If Logan Koch could identify a single mantra that’s defined his development as a baseball player, it’s one his father, Donn – a former catcher in the Chicago White Sox organization – repeated to him often as a youngster.
“Catchers catch the ball.”
Simple yet effective – so much so that Koch, a South Mecklenburg High senior, has developed into one of the best catchers in the nation. Last season, he made ESPN’s North Carolina all-state team. And as a sophomore, he committed to the University of South Carolina.
“When I was 10 – and we still do this sometimes – (my dad) would sit there and throw me balls, and I’d just catch them,” Koch said. “For me, the attention to detail and all the little things, the little drills, the minor details of the game are what I focused on. And I think that’s what sets me apart from all the other guys.”
This season, the Sabres are expected to contend for the Southwestern 4A conference regular-season crown, a challenge coach Jon Tuscan said is a bit easier with Koch behind the plate.
“As a coach, having him to handle the pitchers, he’s going to do a great job of shutting down the running game against other clubs, he’s a great throw-and-catch guy and he’s experienced behind the plate,” said Tuscan. “We don’t have to go over the little things with him, and that’s a big load off my plate.”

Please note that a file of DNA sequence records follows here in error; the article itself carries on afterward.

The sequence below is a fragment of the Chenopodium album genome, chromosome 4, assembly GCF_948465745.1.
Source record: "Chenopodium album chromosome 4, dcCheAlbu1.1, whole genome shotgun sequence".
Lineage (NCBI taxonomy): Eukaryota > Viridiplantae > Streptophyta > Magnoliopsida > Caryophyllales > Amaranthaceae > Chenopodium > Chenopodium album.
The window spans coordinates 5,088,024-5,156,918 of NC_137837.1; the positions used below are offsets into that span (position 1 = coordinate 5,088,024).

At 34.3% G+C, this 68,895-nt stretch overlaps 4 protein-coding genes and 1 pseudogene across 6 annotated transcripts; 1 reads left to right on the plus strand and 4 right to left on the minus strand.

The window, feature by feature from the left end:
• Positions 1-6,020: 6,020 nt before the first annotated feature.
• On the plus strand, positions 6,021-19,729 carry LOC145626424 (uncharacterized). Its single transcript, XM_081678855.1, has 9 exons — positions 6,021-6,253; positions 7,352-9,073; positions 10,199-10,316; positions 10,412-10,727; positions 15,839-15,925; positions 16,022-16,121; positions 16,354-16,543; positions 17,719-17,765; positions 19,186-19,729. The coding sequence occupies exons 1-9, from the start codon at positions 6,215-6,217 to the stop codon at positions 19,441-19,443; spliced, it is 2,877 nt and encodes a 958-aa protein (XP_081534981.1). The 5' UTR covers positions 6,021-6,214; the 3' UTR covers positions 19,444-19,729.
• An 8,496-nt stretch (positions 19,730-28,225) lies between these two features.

While Koch has long been a talented catcher, his development as a hitter lagged a bit. He said he was intimidated by older players as a youngster but found his stride when he was 13 after hitting 14 home runs during a summer season.
“I guess I started believing in myself,” Koch said. “I came out and just said to myself, ‘This is your game, this is your time.’ Ever since then, I’ve been in front of everybody and always wanted to take the next step.
“Everything just clicked at one time. Ever since then, I was ready to go.”
In his first year of starting duty as a 153-pound sophomore, Koch, a switch hitter, batted .425 with five homes and 40 RBIs. Last season, he led the league with 11 doubles, but Tuscan was forced to move him to the top two spots in the lineup, which hurt many of his offensive stats. He still hit .360 but settled for one homer and 13 RBIs. There were other bright spots, such as his 21-to-eight walk-to-strikeout ratio, which gives Tuscan a pretty good indication that after sliding Koch back a spot or two in the lineup this season, he should again capitalize on having runners on base ahead of him and several good hitters behind him.
“He’s been through the grind and through the struggles and those types of things, and he’d make the adjustments now, especially as a hitter,” Tuscan said. “He’s swinging it great for us right now. I think that experience of having trouble in the past but now being where he wants to be with the spotlight on him, he’s able to handle it now.”
So now, as a 190-pounder, Koch is doing the types of things expected of a big-time recruit. And Koch hopes that’s what defines him, moreso than any award or scholarship offer he’s received.
“I always want it to be, ‘He worked hard for what he’s got,’” Koch said. “There’s not a better compliment around.”